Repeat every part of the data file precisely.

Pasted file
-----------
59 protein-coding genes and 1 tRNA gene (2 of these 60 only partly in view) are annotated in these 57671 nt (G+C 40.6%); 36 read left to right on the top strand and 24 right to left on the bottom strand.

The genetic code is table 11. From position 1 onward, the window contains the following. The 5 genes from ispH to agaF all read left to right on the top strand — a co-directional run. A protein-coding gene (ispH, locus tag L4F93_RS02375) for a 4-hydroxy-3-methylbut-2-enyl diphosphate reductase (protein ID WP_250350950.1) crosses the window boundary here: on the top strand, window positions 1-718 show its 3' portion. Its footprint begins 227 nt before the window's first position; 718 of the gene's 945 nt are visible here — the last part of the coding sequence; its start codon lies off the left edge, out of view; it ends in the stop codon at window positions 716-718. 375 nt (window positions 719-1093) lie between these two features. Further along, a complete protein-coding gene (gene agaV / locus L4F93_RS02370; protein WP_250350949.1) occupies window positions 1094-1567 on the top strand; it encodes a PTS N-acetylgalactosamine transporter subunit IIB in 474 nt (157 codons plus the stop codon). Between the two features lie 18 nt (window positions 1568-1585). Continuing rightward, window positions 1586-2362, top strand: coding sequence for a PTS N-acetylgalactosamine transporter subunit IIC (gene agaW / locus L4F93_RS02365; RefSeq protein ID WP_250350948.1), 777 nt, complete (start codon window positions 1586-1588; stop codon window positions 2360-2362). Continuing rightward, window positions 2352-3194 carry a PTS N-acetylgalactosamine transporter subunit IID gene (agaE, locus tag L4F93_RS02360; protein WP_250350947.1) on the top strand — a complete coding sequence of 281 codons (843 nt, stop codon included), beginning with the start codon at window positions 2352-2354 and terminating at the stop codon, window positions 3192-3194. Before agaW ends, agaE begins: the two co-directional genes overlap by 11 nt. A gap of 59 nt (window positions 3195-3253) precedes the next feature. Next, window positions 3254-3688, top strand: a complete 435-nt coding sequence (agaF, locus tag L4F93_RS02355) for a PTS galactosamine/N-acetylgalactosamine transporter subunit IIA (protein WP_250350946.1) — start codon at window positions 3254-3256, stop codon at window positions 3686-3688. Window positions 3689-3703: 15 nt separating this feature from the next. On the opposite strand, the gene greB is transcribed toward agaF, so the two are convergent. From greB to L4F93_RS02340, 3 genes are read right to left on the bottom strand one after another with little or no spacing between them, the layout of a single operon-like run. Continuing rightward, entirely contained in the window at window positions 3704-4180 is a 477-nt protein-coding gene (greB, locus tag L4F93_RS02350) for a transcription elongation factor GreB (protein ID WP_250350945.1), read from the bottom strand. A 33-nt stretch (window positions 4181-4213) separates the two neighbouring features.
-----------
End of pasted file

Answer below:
59 protein-coding genes and 1 tRNA gene (2 of these 60 only partly in view) are annotated in these 57671 nt (G+C 40.6%); 36 read left to right on the top strand and 24 right to left on the bottom strand.

The genetic code is table 11. From position 1 onward, the window contains the following. The 5 genes from ispH to agaF all read left to right on the top strand — a co-directional run. A protein-coding gene (ispH, locus tag L4F93_RS02375) for a 4-hydroxy-3-methylbut-2-enyl diphosphate reductase (protein ID WP_250350950.1) crosses the window boundary here: on the top strand, window positions 1-718 show its 3' portion. Its footprint begins 227 nt before the window's first position; 718 of the gene's 945 nt are visible here — the last part of the coding sequence; its start codon lies off the left edge, out of view; it ends in the stop codon at window positions 716-718. 375 nt (window positions 719-1093) lie between these two features. Further along, a complete protein-coding gene (gene agaV / locus L4F93_RS02370; protein WP_250350949.1) occupies window positions 1094-1567 on the top strand; it encodes a PTS N-acetylgalactosamine transporter subunit IIB in 474 nt (157 codons plus the stop codon). Between the two features lie 18 nt (window positions 1568-1585). Continuing rightward, window positions 1586-2362, top strand: coding sequence for a PTS N-acetylgalactosamine transporter subunit IIC (gene agaW / locus L4F93_RS02365; RefSeq protein ID WP_250350948.1), 777 nt, complete (start codon window positions 1586-1588; stop codon window positions 2360-2362). Continuing rightward, window positions 2352-3194 carry a PTS N-acetylgalactosamine transporter subunit IID gene (agaE, locus tag L4F93_RS02360; protein WP_250350947.1) on the top strand — a complete coding sequence of 281 codons (843 nt, stop codon included), beginning with the start codon at window positions 2352-2354 and terminating at the stop codon, window positions 3192-3194. Before agaW ends, agaE begins: the two co-directional genes overlap by 11 nt. A gap of 59 nt (window positions 3195-3253) precedes the next feature. Next, window positions 3254-3688, top strand: a complete 435-nt coding sequence (agaF, locus tag L4F93_RS02355) for a PTS galactosamine/N-acetylgalactosamine transporter subunit IIA (protein WP_250350946.1) — start codon at window positions 3254-3256, stop codon at window positions 3686-3688. Window positions 3689-3703: 15 nt separating this feature from the next. On the opposite strand, the gene greB is transcribed toward agaF, so the two are convergent. From greB to L4F93_RS02340, 3 genes are read right to left on the bottom strand one after another with little or no spacing between them, the layout of a single operon-like run. Continuing rightward, entirely contained in the window at window positions 3704-4180 is a 477-nt protein-coding gene (greB, locus tag L4F93_RS02350) for a transcription elongation factor GreB (protein ID WP_250350945.1), read from the bottom strand. A 33-nt stretch (window positions 4181-4213) separates the two neighbouring features.